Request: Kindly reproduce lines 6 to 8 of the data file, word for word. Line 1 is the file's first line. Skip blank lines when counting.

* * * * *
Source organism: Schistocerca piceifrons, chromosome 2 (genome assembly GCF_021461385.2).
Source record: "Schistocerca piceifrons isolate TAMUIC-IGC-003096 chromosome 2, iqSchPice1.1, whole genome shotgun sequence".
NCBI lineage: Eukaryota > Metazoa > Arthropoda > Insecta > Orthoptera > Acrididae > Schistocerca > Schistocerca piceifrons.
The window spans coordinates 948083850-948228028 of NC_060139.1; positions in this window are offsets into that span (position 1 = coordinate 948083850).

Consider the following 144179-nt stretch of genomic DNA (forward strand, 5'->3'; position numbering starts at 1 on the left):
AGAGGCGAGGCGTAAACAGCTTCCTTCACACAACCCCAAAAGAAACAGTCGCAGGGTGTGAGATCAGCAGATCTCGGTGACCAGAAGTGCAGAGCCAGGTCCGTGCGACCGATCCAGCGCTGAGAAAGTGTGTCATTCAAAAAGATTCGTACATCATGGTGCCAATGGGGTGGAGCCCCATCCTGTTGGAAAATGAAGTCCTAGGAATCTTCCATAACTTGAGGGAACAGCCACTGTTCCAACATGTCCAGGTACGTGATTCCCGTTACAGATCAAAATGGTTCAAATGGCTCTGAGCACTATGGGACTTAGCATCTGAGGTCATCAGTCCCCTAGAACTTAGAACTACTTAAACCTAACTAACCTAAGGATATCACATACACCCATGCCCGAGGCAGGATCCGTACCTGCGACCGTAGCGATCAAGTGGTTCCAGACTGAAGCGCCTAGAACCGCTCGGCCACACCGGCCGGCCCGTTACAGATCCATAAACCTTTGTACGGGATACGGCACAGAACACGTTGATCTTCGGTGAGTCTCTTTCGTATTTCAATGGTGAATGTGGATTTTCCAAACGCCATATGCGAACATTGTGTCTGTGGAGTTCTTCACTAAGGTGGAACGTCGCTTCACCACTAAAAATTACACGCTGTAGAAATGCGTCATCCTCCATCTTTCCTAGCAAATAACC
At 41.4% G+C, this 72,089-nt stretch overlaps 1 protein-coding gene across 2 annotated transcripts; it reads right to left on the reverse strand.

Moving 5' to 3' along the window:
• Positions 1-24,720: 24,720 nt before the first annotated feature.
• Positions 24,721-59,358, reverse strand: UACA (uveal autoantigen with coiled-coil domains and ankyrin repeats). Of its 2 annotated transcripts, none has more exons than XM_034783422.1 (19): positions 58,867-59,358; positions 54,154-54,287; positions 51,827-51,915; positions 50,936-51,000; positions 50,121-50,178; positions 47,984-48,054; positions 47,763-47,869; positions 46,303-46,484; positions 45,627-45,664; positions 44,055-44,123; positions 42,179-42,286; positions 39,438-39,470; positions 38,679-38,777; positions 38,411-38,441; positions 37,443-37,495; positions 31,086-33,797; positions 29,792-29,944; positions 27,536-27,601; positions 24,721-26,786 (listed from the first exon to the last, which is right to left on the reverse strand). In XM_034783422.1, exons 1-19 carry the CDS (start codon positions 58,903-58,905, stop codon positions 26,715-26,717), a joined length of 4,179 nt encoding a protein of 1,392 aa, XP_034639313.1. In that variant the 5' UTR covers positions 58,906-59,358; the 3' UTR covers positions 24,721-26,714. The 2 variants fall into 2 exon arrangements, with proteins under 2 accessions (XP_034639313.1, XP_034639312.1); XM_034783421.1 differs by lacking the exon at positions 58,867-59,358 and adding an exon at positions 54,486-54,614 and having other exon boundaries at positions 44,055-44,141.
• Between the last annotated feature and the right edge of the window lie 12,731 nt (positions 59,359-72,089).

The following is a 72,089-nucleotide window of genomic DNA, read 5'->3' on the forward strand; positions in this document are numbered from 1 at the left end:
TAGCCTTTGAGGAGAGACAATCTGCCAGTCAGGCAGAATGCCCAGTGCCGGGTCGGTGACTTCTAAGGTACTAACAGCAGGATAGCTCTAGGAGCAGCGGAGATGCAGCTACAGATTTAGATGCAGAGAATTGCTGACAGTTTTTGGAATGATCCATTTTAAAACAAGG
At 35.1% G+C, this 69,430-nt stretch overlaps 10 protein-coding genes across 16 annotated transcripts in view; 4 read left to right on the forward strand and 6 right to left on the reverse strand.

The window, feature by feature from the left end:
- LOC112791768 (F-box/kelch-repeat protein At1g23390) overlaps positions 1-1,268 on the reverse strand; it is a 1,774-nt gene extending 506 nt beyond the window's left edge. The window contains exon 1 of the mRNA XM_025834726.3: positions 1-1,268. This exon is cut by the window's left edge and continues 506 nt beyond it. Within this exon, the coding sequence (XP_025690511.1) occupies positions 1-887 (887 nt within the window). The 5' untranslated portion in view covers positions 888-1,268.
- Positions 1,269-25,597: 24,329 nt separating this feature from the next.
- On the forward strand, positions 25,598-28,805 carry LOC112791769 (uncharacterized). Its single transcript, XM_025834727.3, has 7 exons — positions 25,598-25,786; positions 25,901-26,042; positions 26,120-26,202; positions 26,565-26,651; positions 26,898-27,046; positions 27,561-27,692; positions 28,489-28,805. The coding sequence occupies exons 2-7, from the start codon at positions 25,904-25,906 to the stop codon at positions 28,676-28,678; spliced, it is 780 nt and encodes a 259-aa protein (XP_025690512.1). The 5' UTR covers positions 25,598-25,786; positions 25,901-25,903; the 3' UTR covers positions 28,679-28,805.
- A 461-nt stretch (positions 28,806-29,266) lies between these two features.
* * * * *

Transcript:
AGAGGCGAGGCGTAAACAGCTTCCTTCACACAACCCCAAAAGAAACAGTCGCAGGGTGTGAGATCAGCAGATCTCGGTGACCAGAAGTGCAGAGCCAGGTCCGTGCGACCGATCCAGCGCTGAGAAAGTGTGTCATTCAAAAAGATTCGTACATCATGGTGCCAATGGGGTGGAGCCCCATCCTGTTGGAAAATGAAGTCCTAGGAATCTTCCATAACTTGAGGGAACAGCCACTGTTCCAACATGTCCAGGTACGTGATTCCCGTTACAGATCAAAATGGTTCAAATGGCTCTGAGCACTATGGGACTTAGCATCTGAGGTCATCAGTCCCCTAGAACTTAGAACTACTTAAACCTAACTAACCTAAGGATATCACATACACCCATGCCCGAGGCAGGATCCGTACCTGCGACCGTAGCGATCAAGTGGTTCCAGACTGAAGCGCCTAGAACCGCTCGGCCACACCGGCCGGCCCGTTACAGATCCATAAACCTTTGTACGGGATACGGCACAGAACACGTTGATCTTCGGTGAGTCTCTTTCGTATTTCAATGGTGAATGTGGATTTTCCAAACGCCATATGCGAACATTGTGTCTGTGGAGTTCTTCACTAAGGTGGAACGTCGCTTCACCACTAAAAATTACACGCTGTAGAAATGCGTCATCCTCCATCTTTCCTAGCAAATAACC
At 41.4% G+C, this 72,089-nt stretch overlaps 1 protein-coding gene across 2 annotated transcripts; it reads right to left on the reverse strand.

Moving 5' to 3' along the window: